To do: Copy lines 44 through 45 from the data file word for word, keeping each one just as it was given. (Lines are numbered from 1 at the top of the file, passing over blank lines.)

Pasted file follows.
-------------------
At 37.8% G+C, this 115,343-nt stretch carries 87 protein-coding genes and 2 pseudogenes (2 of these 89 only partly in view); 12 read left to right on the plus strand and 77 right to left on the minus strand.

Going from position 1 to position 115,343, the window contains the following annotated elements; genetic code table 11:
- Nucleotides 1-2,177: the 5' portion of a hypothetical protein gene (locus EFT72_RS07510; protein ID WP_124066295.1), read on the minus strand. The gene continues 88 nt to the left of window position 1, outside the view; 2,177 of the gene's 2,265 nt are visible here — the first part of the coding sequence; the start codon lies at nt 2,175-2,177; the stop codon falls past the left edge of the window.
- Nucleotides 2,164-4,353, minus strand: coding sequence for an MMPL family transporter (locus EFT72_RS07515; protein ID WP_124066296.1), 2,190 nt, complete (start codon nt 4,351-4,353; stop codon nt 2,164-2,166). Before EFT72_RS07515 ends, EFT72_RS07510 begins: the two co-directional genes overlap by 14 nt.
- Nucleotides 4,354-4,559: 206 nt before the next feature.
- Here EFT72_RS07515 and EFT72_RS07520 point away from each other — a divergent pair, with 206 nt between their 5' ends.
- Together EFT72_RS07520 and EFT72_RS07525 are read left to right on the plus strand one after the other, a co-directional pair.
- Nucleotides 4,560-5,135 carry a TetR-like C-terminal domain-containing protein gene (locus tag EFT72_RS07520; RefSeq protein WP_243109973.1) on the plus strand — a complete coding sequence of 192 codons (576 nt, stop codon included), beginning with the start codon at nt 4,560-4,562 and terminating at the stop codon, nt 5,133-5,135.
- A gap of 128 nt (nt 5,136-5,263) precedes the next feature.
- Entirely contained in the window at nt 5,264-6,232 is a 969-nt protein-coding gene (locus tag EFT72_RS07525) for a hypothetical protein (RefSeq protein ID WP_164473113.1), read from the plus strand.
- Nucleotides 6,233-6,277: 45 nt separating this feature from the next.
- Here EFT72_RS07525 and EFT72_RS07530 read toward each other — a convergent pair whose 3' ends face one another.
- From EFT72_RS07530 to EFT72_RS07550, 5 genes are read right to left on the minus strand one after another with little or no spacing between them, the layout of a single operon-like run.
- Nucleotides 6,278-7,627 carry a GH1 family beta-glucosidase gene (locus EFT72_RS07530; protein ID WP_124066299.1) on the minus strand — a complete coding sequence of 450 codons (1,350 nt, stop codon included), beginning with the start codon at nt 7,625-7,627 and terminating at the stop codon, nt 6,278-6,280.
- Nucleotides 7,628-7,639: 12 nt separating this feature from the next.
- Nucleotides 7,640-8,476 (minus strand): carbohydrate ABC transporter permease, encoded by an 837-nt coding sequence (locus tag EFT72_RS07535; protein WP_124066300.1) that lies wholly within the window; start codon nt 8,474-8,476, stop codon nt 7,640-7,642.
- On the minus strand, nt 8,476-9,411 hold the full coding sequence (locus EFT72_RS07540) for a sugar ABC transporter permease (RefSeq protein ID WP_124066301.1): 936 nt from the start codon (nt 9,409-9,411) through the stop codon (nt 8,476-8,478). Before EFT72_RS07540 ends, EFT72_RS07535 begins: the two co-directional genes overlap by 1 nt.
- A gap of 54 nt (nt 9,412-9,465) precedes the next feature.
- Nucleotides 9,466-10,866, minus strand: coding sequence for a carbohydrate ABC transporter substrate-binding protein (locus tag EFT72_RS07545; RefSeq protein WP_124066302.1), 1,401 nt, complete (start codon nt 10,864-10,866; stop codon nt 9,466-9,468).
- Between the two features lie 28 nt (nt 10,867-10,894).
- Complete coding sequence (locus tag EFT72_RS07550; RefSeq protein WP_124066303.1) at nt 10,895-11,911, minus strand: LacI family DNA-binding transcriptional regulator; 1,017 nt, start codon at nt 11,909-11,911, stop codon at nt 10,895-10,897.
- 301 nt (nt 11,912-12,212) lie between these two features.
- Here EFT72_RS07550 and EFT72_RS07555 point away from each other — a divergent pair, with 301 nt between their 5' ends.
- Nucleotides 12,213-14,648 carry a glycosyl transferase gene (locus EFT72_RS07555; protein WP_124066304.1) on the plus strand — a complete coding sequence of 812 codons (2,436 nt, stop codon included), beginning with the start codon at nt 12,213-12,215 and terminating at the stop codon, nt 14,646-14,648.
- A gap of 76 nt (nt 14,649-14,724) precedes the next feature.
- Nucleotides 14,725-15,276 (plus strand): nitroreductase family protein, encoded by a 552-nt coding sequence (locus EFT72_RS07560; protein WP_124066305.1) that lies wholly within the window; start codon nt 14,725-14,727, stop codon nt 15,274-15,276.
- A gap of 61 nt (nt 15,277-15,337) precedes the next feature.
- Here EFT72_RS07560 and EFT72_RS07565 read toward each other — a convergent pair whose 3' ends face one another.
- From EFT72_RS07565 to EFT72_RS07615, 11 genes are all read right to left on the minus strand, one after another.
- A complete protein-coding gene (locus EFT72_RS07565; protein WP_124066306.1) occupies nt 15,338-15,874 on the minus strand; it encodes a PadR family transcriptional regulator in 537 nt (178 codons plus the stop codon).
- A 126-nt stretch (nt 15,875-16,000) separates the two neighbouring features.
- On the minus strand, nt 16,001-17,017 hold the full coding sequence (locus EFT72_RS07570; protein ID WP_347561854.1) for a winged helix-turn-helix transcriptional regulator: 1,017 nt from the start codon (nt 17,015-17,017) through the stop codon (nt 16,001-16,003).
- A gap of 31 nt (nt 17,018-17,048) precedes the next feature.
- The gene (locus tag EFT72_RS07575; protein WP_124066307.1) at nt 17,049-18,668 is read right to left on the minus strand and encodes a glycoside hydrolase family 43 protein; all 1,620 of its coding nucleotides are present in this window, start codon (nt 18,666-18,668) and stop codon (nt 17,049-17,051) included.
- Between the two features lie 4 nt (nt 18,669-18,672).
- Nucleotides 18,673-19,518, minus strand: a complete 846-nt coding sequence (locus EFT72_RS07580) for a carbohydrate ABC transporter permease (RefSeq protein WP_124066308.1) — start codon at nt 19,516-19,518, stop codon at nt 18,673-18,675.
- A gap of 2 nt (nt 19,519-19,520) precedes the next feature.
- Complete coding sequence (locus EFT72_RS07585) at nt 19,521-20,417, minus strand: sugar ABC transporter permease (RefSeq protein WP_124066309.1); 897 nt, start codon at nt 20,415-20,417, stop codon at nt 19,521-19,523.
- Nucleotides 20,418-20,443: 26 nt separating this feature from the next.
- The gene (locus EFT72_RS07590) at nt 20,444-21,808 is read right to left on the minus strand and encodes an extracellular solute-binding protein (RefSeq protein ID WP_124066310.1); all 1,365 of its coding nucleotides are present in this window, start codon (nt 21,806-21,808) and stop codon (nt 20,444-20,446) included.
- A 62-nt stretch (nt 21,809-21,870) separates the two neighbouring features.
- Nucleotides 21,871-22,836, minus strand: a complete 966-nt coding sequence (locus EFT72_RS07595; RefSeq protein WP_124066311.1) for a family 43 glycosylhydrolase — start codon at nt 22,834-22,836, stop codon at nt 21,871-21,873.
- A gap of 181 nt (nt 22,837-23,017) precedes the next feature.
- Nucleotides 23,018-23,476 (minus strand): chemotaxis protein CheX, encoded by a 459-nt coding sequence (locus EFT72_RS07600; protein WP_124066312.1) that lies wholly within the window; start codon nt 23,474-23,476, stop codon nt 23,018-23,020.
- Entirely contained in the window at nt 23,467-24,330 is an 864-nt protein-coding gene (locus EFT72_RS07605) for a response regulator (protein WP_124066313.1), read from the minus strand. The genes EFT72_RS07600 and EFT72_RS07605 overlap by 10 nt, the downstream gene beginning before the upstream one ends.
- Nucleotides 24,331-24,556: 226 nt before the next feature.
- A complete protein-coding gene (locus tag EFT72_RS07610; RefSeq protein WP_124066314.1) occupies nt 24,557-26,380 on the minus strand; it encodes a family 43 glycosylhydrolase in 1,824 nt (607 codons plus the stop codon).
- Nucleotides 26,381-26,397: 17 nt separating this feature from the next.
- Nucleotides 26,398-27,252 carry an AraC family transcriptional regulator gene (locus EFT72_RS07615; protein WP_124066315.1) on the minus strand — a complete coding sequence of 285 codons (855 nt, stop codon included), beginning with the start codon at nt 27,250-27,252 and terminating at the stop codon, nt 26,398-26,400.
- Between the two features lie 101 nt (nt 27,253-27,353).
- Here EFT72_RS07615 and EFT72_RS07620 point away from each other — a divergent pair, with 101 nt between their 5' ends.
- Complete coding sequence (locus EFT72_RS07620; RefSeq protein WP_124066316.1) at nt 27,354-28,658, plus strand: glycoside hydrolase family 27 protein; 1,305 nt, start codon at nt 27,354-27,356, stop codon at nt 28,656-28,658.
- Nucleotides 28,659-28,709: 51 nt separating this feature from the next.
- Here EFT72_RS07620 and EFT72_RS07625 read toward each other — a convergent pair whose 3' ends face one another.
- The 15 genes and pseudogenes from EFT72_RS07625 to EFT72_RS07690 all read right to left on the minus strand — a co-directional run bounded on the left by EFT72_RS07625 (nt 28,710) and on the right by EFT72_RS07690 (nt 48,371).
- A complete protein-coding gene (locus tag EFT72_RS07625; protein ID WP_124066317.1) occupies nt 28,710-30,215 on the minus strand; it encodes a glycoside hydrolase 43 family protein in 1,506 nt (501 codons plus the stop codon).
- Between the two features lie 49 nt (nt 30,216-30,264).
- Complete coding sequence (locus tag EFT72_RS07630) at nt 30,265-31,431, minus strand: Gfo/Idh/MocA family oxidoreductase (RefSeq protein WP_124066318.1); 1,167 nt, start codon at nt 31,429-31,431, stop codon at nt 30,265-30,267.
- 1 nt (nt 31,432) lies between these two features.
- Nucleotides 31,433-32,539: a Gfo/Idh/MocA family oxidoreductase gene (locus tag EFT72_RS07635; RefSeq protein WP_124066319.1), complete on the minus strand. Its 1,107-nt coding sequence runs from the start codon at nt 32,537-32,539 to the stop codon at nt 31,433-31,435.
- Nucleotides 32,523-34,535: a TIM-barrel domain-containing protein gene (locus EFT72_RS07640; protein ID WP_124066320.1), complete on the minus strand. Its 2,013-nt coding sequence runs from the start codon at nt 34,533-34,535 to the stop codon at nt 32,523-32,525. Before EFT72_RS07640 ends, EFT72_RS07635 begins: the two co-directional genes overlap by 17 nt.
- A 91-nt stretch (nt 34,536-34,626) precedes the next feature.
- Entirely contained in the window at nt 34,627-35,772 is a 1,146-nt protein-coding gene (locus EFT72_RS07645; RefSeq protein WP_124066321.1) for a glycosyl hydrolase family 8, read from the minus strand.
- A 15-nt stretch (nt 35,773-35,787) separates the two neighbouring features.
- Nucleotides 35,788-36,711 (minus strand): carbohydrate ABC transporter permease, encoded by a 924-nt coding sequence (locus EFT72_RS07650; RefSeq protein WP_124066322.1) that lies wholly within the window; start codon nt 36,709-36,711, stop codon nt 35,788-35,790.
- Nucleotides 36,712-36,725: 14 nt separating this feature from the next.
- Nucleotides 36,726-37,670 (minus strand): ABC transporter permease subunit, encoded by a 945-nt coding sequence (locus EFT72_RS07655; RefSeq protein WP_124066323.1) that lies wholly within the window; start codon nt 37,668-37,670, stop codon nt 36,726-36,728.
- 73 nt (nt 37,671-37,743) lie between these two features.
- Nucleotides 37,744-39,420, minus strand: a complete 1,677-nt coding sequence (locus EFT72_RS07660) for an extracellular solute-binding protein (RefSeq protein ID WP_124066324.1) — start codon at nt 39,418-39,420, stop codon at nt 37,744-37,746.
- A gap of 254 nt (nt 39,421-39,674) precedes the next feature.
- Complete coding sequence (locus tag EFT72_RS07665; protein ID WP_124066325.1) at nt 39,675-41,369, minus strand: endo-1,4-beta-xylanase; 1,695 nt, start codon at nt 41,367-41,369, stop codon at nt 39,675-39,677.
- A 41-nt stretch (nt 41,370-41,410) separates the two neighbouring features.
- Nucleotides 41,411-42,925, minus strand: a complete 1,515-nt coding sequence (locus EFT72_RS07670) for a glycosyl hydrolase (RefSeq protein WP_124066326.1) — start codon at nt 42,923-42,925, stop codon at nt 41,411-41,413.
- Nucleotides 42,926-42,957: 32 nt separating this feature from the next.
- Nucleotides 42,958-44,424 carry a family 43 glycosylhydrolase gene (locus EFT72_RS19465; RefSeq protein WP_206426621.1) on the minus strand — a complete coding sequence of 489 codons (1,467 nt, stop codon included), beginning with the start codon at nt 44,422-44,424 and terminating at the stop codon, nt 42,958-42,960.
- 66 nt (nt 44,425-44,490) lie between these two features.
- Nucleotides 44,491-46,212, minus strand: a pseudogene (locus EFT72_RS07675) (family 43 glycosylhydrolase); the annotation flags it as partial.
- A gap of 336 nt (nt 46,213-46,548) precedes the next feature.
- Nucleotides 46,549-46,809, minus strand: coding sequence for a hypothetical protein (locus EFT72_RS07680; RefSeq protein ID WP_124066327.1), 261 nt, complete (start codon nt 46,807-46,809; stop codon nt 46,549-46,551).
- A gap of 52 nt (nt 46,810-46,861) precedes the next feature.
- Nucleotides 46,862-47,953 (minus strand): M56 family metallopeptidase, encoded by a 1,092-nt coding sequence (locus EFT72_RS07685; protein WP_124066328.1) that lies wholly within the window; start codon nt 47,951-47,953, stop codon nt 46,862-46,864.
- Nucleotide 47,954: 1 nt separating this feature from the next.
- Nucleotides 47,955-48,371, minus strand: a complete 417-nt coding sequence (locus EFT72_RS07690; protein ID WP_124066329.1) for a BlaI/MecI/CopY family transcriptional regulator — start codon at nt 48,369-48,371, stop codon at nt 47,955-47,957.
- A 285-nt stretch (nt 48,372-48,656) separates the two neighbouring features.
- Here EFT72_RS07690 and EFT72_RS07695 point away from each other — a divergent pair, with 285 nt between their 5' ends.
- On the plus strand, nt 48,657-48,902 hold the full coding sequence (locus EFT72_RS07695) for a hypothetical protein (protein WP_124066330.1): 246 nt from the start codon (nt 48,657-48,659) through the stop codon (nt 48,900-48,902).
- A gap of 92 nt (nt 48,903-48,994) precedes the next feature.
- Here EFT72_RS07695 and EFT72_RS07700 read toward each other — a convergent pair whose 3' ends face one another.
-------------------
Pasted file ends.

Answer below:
- Nucleotides 23,018-23,476 (minus strand): chemotaxis protein CheX, encoded by a 459-nt coding sequence (locus EFT72_RS07600; protein WP_124066312.1) that lies wholly within the window; start codon nt 23,474-23,476, stop codon nt 23,018-23,020.
- Entirely contained in the window at nt 23,467-24,330 is an 864-nt protein-coding gene (locus EFT72_RS07605) for a response regulator (protein WP_124066313.1), read from the minus strand. The genes EFT72_RS07600 and EFT72_RS07605 overlap by 10 nt, the downstream gene beginning before the upstream one ends.